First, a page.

2.2 billion new mobile devices – a growth opportunity but a threat fore-commerce fraud

Increased functionality and affordability of mobile devices has expanded the reach and use of these channels as a purchasing tool for consumers. In fact, the likelihood is that 2014 will be a tipping point, given the exponential explosion in demand for mobile, hand-held devices and high-end smartphones.

The drive from consumers for faster, easier, ‘friction-free’ online access has made the route to purchase even more convenient. However, behind the scenes we are also facing a sophisticated, interconnected and growing e-commerce fraud challenge…

But, do you really know who is actually logging into your customers’ accounts?

Often without realising it, consumers can fall prey to phishing attacks and unwittingly disclose the virtual keys to their online accounts. No one wants to turn away legitimate transactions, especially from loyal customers – but with revenue, reputation and brand at stake, no one can afford to ignore the potential risk.

Knowing and spotting your enemy early offers a huge advantage. As attackers grow increasingly sophisticated, identifying fraudulent online transactions is growing more complex. Clear visibility into fraudulent attacks is difficult with the anonymity of the web, but transactions underpinned by reliable device intelligence helps provide greater protection for your customers and your brand.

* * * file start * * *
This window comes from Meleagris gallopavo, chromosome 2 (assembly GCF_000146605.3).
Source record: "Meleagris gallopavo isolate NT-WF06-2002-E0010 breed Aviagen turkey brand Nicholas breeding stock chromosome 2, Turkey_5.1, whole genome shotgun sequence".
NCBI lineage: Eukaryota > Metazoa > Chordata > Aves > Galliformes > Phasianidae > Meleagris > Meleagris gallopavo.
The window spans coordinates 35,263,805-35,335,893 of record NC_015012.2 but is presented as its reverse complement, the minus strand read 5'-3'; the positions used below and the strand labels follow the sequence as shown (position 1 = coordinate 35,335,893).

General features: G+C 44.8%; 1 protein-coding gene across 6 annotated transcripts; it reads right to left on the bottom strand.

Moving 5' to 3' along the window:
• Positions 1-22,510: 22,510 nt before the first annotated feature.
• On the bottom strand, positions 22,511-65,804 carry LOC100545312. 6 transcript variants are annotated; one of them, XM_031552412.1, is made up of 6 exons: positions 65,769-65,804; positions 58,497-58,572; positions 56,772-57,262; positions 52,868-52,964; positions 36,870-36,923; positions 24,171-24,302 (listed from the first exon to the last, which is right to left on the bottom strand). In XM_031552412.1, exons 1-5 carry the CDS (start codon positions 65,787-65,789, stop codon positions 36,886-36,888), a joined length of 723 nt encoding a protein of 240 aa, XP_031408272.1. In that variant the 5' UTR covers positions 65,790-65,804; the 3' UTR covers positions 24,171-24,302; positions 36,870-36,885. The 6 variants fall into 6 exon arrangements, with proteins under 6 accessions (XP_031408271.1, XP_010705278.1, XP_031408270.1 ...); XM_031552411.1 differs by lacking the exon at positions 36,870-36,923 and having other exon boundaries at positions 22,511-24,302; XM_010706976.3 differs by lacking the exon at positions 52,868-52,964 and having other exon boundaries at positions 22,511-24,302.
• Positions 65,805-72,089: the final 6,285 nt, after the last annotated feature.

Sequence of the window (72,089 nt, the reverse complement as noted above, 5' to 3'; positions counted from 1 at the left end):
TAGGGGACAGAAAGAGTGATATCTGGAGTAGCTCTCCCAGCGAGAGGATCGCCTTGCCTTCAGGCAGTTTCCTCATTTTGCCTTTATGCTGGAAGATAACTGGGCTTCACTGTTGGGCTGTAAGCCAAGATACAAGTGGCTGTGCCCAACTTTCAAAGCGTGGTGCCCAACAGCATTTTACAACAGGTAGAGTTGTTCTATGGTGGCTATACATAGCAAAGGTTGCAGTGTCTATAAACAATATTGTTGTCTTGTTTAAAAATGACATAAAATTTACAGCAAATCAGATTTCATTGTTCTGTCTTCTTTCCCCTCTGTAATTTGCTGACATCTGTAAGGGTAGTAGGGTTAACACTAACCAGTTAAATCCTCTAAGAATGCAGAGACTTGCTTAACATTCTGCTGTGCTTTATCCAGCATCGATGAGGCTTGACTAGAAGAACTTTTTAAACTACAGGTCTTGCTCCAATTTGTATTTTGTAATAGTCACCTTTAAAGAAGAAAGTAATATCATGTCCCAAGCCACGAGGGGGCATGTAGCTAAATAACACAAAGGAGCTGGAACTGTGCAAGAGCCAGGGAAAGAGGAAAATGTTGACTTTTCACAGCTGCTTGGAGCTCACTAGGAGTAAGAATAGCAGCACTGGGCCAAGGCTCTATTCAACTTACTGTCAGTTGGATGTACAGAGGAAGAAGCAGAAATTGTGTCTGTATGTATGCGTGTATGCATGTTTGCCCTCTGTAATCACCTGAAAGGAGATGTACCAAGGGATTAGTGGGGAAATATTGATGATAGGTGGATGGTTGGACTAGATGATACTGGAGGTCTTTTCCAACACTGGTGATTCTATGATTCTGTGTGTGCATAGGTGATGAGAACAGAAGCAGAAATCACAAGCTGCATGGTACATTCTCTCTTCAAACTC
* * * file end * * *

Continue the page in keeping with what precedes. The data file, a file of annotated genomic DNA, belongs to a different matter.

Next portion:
Snapshot of fraud in today’s connected world*:

5 billion connected devices.
2.5 billion new devices.
Of this, 2.2 billion will be smartphones and tablets.
1 billion online bank accounts.
All contributing to $13 trillion in global ecommerce sales and related transactions.
But with so much at stake, it provides huge opportunities for fraudsters.
As a result, there are now an estimated 25 million unique strains of malware.
An 80% annual increase in phishing attacks.
600 million customer information records breached.
The theft, distribution and sale of personal information are underway on an industrial scale.
Therefore our starting point is to always assume customer data has been compromised – before any transaction takes place.

* Sources: Experian 41st Parameter Gartner, IDC and Bloomberg.

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